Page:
If you visit one place in Italy for the food, make it Florence

It’s not hard to see why Florence is a fav destination for many. The place is romantic, filled with history and culture, and also serves up some of Italy’s best food. But you can all too easily fall into the trap of overspending on sub-standard fare if you stick to the haunts around the Piazza del Duomo. Instead, join the locals here:

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Florence offers an abundance of deliciousness.

Mario’s

Only open for lunch, this small restaurant offers mouth-watering and satisfying meals that’ll have you salivating for days. Arrive at 11.45am so you can get a table and peruse the menu outside. You can practice your patchy Italian here but all you pretty much need to know is that you’ll get the ravioli and ribollita for starters. And then choose your meat options for the main – a large, juicy, salt-and-butter crusted pork chop, or if you dare, share the city’s famed T-bone steak between two. Order a side, throw in a glass of Chianti for a few euros and that’s your breakfast, lunch and dinner sorted.

italian subway

Florence’s Subway.

All’Antico Vinaio

Florence’s answer to Subway but about 10 times better. Be prepared for a fast-moving line and know what you want. Choose from the list, or create your own such as prosciutto, sheep’s cheese, eggplant, tomato and tapenade. Squished between slides of warm crusty focaccia bread, these 5 Euro babies will keep you full for hours. Best eaten with a bottle of Chianti poured into plastic cups sitting in the gutter – or for somewhere more classy, take away down to the River Arno.

Central Market

You really could eat every meal here. From 10am start the day with an espresso and a sweet flaky (and cheap!) Italian pastry. Then buy the makings of a picnic lunch – but be warned it may take you a few hours to peruse all the cheese on offer. Add some prosciutto, tomato tasting tomatoes, blood red oranges and some biscotti for afterwards. Still hungry later on? Head upstairs to the large food court with offerings such as fried and grilled seafood, burgers, more T-bone steak, pasta, pizza, and so much more. Grab a beverage from one of the bars and happily feed your face while you people watch.

Vivoli

You can’t visit Italy and not eat gelato. There’s no shortage of gelatarias in Florence, full of mouth-watering mounds of gelato but why not go to the best and original? It’s worth seeking out for the pear and cameral, bacio, mango… well pretty much every flavour under the hot Tuscan sun.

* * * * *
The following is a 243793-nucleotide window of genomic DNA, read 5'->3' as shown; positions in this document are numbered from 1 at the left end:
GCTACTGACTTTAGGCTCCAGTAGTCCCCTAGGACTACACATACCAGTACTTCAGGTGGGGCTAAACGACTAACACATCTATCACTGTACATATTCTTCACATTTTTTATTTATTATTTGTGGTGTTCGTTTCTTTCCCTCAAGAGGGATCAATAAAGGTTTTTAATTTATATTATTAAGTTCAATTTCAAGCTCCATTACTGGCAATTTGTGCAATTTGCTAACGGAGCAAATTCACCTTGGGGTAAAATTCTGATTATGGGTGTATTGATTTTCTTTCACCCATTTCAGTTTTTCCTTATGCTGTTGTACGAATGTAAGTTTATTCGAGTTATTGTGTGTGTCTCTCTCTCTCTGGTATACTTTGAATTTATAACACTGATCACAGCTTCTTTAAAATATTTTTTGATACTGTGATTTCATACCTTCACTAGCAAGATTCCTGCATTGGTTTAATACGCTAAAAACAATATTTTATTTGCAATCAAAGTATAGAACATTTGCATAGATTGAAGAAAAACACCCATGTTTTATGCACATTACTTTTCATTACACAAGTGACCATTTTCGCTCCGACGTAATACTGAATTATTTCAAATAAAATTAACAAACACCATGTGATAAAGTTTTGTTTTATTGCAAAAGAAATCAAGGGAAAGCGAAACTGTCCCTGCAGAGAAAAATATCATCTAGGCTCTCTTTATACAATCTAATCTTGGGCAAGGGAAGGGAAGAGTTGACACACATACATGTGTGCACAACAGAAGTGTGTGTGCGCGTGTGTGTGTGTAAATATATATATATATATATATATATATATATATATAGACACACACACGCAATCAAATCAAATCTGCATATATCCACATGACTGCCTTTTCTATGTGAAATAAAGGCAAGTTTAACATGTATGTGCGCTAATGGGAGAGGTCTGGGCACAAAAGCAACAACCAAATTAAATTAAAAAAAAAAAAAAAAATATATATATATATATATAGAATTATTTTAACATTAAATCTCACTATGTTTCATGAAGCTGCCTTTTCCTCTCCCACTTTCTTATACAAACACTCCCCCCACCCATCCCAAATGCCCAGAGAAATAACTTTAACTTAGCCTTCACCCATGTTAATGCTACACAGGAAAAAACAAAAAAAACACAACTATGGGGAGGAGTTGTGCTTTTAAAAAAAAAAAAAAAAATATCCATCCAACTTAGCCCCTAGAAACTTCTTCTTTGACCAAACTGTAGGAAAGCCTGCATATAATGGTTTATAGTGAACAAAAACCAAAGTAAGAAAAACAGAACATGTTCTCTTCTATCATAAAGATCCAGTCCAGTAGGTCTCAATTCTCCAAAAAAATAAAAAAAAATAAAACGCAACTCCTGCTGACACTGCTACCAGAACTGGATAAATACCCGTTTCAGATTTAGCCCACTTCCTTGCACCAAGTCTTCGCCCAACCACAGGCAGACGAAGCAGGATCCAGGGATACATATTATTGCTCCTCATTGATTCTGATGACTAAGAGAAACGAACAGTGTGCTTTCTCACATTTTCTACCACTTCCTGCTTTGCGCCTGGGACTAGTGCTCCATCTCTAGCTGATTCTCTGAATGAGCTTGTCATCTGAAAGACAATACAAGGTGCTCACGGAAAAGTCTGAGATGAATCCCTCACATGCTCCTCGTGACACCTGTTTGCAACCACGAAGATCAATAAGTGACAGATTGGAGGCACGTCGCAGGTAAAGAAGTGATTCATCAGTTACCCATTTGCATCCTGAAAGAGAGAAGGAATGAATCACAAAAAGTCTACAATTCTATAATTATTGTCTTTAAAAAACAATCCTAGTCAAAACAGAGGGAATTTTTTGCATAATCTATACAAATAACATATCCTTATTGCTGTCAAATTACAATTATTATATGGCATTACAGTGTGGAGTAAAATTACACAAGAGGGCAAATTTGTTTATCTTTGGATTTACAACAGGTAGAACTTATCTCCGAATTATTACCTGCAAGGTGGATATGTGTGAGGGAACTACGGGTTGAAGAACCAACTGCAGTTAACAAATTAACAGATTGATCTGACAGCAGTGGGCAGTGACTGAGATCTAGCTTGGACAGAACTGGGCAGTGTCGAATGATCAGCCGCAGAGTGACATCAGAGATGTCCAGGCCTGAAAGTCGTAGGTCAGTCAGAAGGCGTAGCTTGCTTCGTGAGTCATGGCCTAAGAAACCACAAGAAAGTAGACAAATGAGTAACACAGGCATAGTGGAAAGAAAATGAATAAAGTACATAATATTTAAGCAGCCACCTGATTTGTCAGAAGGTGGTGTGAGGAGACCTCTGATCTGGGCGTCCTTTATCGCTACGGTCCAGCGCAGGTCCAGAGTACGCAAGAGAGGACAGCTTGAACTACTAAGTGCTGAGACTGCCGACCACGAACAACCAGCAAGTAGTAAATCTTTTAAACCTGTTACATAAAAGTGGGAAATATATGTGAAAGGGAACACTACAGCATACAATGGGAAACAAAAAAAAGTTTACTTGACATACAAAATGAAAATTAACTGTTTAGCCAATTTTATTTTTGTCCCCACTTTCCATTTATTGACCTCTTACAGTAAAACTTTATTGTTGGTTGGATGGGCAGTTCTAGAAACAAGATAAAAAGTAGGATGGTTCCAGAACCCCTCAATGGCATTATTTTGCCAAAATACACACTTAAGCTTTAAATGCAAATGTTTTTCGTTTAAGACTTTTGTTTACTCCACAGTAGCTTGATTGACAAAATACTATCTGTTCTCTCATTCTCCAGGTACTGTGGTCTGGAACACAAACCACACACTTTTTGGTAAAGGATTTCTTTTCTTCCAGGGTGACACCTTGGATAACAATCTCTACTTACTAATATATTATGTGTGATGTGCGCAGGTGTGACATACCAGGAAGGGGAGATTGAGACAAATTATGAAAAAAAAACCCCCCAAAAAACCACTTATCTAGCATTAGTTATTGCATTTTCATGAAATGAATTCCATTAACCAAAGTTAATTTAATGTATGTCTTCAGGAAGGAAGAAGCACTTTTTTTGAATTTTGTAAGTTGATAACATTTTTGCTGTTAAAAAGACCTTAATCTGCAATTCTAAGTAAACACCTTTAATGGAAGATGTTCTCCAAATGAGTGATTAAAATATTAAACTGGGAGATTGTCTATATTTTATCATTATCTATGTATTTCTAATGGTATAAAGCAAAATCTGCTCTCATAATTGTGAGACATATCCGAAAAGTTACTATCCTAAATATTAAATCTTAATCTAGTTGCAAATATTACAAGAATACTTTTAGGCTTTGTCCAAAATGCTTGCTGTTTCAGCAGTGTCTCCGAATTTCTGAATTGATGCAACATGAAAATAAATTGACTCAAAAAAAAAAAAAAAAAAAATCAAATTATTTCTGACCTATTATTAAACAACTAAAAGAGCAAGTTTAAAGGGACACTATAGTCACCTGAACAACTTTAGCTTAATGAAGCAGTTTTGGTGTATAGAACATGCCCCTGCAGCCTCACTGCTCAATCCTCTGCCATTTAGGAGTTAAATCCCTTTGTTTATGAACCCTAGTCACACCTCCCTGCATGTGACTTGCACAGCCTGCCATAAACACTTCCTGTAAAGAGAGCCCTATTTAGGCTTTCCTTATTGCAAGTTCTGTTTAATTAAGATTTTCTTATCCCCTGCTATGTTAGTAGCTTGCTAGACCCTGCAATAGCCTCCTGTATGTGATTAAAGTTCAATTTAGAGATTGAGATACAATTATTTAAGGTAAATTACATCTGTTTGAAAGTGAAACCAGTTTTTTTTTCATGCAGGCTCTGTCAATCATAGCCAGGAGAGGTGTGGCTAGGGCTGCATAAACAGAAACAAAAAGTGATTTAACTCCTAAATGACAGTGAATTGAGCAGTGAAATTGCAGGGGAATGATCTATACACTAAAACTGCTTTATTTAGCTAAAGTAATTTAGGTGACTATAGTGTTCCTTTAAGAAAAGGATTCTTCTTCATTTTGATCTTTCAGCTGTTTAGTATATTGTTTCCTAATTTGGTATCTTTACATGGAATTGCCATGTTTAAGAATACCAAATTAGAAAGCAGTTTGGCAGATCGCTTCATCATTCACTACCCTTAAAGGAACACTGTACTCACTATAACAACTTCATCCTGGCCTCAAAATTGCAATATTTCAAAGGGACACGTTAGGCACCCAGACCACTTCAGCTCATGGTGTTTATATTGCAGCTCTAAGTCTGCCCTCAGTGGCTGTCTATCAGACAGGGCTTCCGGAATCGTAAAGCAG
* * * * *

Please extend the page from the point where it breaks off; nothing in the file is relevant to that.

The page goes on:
Where have you eaten in Florence? Any recommendations?

Living like a local: 4 ways to immerse yourself while on holiday

During a recent trip to Europe, my partner and I played the game of ‘could I live here?’ While the thinking was a pie in the sky, we were asking it while doing things that the locals were doing.

Although we saw the sights, paid too much, lined up, and took selfies, we also took our cues from residents and took time to embrace the every day.

Here are some ways you can combine your ‘to do’ list with a bit of cultural immersion to get a feel for what really living there would be like.

Stay in an Airbnb

Staying in an Airbnb gives you the opportunity to discover neighbourhoods you would never visit if you confined yourself to a hotel in the city centre. Your host will provide you with great local tips on where to eat, shop and when to visit the sights. We would never have discovered a deliciously traditional French restaurant – and tripe sausage – if it wasn’t for our lovely host.

The Eiffel Tower was nice but so was the tripe sausage.

The Eiffel Tower was nice but so was the tripe sausage.

Take public transport or use your own two feet

There is no better way to understand the occupants of a new place than by people watching. Take the train to see what commuting would be like – just be reminded that trying to backpack your way through London on the underground at peak hour may elicit a few death stares if your Oyster card declines. Taking a bus gives you a different perspective, while walking is the best way to discover hidden alley ways, cute boutiques and street art.

Visit the local shops